- The games
- Organising Committee
- Rio de Janeiro
- Take part
The original Pentathlon, which includes running, long jump, javelin, discus and wrestling, was considered the climax of the Olympic Games. Its winner, acclaimed by the public, was called Victor Ludorum or “The Winner of the Games”.
The creator of the Olympic Games of the Modern Era, Baron de Coubertin managed to reintroduce the Pentathlon, which was held at the Stockholm Games, in 1912.
In the Swedish capital, the Modern Pentathlon brought together the following sports: pistol shooting, fencing, swimming, horse riding and running, and it remains in the Games programme until today. The sport was administered by the International Olympic Committee (IOC) until 1948, when its international federation (UIPM in French) was founded.
Women first participated in the sport at the Sydney 2000 Games. Another significant change to attract spectators was a reduction in the competition time: until 1980, it took place over five days, with one event per day, whereas now, all events – fencing, swimming, horse riding and a combined running and shooting event – occur on a single day.
The competition uses a table points system, in which competitors’ performance determines their starting position in the combined running and shooting event. Whoever ends up in first place in this combined event is the winner.
The first event is Fencing. All participants face each other with swords in a bout lasting up to one minute, and a single touch is all that is necessary to win. If the bout lasts more time, both competitors are considered to be losers. The number of points varies in line with the percentage of victories – those who win 70% receive 1,000 points.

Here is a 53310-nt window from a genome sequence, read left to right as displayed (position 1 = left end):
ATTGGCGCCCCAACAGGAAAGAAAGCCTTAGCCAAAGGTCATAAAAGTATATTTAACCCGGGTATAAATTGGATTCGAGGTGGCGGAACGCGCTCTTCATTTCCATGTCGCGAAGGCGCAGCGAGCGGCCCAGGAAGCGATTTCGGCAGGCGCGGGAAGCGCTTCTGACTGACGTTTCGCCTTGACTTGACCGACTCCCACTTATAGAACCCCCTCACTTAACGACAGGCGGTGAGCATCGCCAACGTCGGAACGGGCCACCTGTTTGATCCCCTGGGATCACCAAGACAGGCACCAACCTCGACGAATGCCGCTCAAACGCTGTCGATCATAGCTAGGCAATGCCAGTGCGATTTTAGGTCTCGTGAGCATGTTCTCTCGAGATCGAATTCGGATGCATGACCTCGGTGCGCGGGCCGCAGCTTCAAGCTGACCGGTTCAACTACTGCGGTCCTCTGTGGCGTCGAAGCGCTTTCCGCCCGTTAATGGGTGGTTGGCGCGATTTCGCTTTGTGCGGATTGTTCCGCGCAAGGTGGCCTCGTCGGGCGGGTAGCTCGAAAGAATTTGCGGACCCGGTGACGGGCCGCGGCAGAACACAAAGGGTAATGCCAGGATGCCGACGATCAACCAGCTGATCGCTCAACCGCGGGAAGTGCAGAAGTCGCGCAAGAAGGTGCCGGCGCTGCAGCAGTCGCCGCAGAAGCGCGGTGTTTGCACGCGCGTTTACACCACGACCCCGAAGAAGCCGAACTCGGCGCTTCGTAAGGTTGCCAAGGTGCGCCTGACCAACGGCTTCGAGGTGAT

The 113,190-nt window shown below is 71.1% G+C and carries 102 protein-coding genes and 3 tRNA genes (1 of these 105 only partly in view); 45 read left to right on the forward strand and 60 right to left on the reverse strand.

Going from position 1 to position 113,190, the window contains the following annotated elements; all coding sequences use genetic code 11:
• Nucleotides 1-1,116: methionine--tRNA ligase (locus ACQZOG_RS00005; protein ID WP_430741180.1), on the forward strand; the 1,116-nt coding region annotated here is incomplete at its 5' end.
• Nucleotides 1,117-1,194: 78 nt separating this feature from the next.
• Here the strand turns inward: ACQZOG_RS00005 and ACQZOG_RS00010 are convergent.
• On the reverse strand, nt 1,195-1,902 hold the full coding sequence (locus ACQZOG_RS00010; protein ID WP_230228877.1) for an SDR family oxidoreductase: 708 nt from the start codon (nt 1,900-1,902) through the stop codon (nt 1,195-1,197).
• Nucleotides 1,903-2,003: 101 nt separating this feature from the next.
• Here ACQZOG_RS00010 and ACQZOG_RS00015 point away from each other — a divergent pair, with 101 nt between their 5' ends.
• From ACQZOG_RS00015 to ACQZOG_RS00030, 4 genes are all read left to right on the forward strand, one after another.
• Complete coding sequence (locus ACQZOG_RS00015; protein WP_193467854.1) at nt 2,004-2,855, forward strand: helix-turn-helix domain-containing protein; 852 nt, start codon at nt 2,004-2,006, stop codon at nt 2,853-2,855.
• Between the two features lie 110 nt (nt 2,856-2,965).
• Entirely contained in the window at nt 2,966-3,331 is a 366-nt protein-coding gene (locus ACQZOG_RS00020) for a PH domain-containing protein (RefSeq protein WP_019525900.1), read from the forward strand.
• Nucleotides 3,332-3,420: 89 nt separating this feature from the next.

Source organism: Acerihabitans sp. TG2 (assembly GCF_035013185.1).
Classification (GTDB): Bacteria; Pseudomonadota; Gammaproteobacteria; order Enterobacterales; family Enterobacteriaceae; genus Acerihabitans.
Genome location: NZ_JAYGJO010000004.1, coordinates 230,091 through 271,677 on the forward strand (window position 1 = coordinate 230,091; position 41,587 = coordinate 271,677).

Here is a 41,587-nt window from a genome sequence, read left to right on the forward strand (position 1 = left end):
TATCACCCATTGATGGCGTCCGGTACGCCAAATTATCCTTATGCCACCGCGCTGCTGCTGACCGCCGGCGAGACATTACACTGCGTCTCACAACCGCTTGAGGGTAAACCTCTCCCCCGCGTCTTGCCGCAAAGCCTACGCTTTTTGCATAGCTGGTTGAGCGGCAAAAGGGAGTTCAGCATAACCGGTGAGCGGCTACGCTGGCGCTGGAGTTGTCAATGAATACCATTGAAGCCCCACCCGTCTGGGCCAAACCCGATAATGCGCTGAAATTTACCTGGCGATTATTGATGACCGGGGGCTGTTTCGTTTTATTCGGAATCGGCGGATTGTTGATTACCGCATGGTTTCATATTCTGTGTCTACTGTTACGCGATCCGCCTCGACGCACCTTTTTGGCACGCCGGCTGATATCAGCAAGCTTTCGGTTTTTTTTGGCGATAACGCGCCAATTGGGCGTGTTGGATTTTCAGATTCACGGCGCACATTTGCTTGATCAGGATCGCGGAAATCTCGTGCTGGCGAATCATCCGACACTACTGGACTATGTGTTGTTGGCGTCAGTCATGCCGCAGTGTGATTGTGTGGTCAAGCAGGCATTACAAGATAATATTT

In Swimming, the competitors cross a distance of 200 meters in freestyle, and are placed in accordance with their best time in the Modern Pentathlon world ranking. Everyone who completes the race within 2 minutes and 30 seconds wins 1,000 points.
The Horse Riding event takes place over a stretch of between 350 and 400 metres, with 12 obstacles of 1.20 metres in height – one of which is a double, and another a triple. Each athlete participates in a draw to select which horse they will ride, 30 minutes beforehand. Competitors start off with 1,200 points and receive penalties in line with their performance.
In the combined Running and Shooting event, the competitor with the best ranking at the end of the first three events starts off in first place, and the intervals are based on differences in scores (handicap start). The event consists of three turns at the shooting stand, with the aim of hitting the target in up to 70 seconds, and a 1,000-metre race (adding up to 3,000). The winner of the competition is the athlete who is the first to cross the finishing line.